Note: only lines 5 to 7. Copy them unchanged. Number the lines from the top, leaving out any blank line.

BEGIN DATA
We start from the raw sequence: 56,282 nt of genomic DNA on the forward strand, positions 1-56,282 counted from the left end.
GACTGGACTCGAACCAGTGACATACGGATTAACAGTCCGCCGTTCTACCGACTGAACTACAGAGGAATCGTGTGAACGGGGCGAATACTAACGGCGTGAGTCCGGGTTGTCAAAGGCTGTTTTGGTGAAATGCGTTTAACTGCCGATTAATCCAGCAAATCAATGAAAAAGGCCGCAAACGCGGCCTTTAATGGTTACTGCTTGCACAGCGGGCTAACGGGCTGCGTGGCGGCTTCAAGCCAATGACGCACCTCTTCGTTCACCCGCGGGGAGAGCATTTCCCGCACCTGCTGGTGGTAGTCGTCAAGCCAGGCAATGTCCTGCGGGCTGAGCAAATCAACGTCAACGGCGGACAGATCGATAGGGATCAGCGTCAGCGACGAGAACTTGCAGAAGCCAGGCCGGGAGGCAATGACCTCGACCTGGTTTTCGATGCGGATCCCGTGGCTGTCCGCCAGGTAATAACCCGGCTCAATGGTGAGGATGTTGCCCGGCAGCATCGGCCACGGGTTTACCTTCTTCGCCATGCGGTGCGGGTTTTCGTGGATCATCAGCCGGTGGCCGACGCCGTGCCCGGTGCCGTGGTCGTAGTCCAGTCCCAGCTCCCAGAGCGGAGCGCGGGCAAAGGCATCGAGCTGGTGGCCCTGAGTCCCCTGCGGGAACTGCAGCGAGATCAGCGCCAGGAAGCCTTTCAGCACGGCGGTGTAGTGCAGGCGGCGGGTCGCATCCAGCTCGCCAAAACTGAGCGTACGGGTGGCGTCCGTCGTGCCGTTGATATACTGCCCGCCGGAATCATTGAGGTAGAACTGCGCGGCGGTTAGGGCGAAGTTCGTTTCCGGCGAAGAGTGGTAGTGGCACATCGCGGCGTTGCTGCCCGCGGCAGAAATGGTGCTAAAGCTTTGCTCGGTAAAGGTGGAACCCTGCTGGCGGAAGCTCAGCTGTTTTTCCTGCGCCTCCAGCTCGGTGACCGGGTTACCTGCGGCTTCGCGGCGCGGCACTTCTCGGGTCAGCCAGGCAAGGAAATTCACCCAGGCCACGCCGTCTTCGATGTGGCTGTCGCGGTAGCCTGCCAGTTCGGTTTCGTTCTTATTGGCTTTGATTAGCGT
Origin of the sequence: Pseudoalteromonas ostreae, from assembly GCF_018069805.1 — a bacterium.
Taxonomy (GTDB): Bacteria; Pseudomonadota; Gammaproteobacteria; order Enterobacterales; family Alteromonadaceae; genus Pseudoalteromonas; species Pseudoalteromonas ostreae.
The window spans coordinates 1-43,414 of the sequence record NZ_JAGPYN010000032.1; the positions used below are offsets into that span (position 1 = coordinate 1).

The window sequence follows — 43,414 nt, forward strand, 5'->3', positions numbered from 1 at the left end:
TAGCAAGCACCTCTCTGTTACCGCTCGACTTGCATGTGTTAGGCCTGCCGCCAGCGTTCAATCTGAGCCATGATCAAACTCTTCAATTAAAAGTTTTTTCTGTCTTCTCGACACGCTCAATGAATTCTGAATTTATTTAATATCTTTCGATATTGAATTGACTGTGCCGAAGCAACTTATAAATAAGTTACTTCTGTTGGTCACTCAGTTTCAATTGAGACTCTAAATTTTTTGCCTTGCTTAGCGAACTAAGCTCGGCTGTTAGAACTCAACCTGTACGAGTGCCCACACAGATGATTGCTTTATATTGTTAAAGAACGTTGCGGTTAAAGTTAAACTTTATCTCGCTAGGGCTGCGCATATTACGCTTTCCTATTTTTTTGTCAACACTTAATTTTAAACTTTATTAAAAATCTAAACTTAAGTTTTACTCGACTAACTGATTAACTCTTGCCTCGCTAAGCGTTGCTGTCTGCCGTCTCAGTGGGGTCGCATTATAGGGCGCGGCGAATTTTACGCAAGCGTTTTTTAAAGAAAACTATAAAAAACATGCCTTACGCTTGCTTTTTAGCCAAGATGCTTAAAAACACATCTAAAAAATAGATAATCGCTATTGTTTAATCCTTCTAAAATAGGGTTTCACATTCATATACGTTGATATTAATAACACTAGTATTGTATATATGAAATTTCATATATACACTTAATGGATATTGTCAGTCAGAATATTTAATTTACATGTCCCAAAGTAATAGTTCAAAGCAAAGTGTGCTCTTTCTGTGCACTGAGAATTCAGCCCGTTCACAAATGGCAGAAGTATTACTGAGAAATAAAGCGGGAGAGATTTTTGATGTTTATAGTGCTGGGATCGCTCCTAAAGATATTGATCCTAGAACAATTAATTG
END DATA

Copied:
The window spans coordinates 1-43,414 of the sequence record NZ_JAGPYN010000032.1; the positions used below are offsets into that span (position 1 = coordinate 1).

The window sequence follows — 43,414 nt, forward strand, 5'->3', positions numbered from 1 at the left end:
TAGCAAGCACCTCTCTGTTACCGCTCGACTTGCATGTGTTAGGCCTGCCGCCAGCGTTCAATCTGAGCCATGATCAAACTCTTCAATTAAAAGTTTTTTCTGTCTTCTCGACACGCTCAATGAATTCTGAATTTATTTAATATCTTTCGATATTGAATTGACTGTGCCGAAGCAACTTATAAATAAGTTACTTCTGTTGGTCACTCAGTTTCAATTGAGACTCTAAATTTTTTGCCTTGCTTAGCGAACTAAGCTCGGCTGTTAGAACTCAACCTGTACGAGTGCCCACACAGATGATTGCTTTATATTGTTAAAGAACGTTGCGGTTAAAGTTAAACTTTATCTCGCTAGGGCTGCGCATATTACGCTTTCCTATTTTTTTGTCAACACTTAATTTTAAACTTTATTAAAAATCTAAACTTAAGTTTTACTCGACTAACTGATTAACTCTTGCCTCGCTAAGCGTTGCTGTCTGCCGTCTCAGTGGGGTCGCATTATAGGGCGCGGCGAATTTTACGCAAGCGTTTTTTAAAGAAAACTATAAAAAACATGCCTTACGCTTGCTTTTTAGCCAAGATGCTTAAAAACACATCTAAAAAATAGATAATCGCTATTGTTTAATCCTTCTAAAATAGGGTTTCACATTCATATACGTTGATATTAATAACACTAGTATTGTATATATGAAATTTCATATATACACTTAATGGATATTGTCAGTCAGAATATTTAATTTACATGTCCCAAAGTAATAGTTCAAAGCAAAGTGTGCTCTTTCTGTGCACTGAGAATTCAGCCCGTTCACAAATGGCAGAAGTATTACTGAGAAATAAAGCGGGAGAGATTTTTGATGTTTATAGTGCTGGGATCGCTCCTAAAGATATTGATCCTAGAACAATTAATTG